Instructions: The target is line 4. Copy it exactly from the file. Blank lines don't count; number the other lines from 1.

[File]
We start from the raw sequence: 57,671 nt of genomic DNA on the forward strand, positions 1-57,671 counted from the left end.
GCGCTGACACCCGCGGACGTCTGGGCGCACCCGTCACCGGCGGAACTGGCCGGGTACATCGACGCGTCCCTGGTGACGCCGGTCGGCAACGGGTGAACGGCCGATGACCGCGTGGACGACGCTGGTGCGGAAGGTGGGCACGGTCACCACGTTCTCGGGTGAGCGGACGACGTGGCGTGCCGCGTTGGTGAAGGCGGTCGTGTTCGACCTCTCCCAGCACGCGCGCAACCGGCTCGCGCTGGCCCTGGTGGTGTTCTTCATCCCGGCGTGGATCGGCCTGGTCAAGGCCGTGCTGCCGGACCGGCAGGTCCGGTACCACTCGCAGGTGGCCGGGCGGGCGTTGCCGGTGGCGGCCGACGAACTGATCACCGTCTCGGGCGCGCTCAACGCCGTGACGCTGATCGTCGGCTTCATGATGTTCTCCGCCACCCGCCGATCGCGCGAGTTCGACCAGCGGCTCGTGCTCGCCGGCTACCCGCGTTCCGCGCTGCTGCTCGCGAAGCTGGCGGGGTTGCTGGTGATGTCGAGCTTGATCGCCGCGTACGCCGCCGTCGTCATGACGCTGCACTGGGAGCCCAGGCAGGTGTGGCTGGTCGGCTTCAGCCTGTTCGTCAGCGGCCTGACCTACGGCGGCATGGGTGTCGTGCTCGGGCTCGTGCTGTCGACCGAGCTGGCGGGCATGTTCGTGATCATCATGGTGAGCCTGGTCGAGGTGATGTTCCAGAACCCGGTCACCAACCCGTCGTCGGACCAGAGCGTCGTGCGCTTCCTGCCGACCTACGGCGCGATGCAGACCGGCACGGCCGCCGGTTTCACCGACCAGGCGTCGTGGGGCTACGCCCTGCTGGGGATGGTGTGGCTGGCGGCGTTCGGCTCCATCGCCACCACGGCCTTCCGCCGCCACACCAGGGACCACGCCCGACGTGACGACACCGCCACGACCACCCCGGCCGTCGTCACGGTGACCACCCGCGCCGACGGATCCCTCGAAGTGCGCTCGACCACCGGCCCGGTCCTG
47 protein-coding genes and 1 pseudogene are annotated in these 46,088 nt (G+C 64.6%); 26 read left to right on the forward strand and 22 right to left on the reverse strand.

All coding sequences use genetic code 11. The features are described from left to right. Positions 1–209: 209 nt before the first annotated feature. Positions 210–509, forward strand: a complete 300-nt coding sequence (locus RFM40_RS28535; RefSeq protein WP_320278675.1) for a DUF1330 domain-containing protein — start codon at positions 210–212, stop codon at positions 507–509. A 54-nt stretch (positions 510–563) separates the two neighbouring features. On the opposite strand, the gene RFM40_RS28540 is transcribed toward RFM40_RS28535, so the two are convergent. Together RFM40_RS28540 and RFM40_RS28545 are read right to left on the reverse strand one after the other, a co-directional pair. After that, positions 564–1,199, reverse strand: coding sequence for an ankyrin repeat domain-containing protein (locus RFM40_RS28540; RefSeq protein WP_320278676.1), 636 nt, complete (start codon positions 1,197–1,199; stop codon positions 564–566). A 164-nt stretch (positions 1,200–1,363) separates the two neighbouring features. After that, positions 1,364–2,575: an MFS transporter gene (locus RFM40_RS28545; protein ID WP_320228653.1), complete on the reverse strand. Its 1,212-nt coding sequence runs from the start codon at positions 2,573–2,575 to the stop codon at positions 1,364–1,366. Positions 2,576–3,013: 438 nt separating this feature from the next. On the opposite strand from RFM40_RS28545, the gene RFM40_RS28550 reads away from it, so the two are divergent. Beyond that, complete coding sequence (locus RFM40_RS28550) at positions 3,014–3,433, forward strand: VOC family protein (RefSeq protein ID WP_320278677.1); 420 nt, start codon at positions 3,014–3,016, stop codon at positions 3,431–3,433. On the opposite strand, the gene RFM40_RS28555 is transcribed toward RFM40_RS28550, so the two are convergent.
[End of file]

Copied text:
All coding sequences use genetic code 11. The features are described from left to right. Positions 1–209: 209 nt before the first annotated feature. Positions 210–509, forward strand: a complete 300-nt coding sequence (locus RFM40_RS28535; RefSeq protein WP_320278675.1) for a DUF1330 domain-containing protein — start codon at positions 210–212, stop codon at positions 507–509. A 54-nt stretch (positions 510–563) separates the two neighbouring features. On the opposite strand, the gene RFM40_RS28540 is transcribed toward RFM40_RS28535, so the two are convergent. Together RFM40_RS28540 and RFM40_RS28545 are read right to left on the reverse strand one after the other, a co-directional pair. After that, positions 564–1,199, reverse strand: coding sequence for an ankyrin repeat domain-containing protein (locus RFM40_RS28540; RefSeq protein WP_320278676.1), 636 nt, complete (start codon positions 1,197–1,199; stop codon positions 564–566). A 164-nt stretch (positions 1,200–1,363) separates the two neighbouring features. After that, positions 1,364–2,575: an MFS transporter gene (locus RFM40_RS28545; protein ID WP_320228653.1), complete on the reverse strand. Its 1,212-nt coding sequence runs from the start codon at positions 2,573–2,575 to the stop codon at positions 1,364–1,366. Positions 2,576–3,013: 438 nt separating this feature from the next. On the opposite strand from RFM40_RS28545, the gene RFM40_RS28550 reads away from it, so the two are divergent. Beyond that, complete coding sequence (locus RFM40_RS28550) at positions 3,014–3,433, forward strand: VOC family protein (RefSeq protein ID WP_320278677.1); 420 nt, start codon at positions 3,014–3,016, stop codon at positions 3,431–3,433. On the opposite strand, the gene RFM40_RS28555 is transcribed toward RFM40_RS28550, so the two are convergent.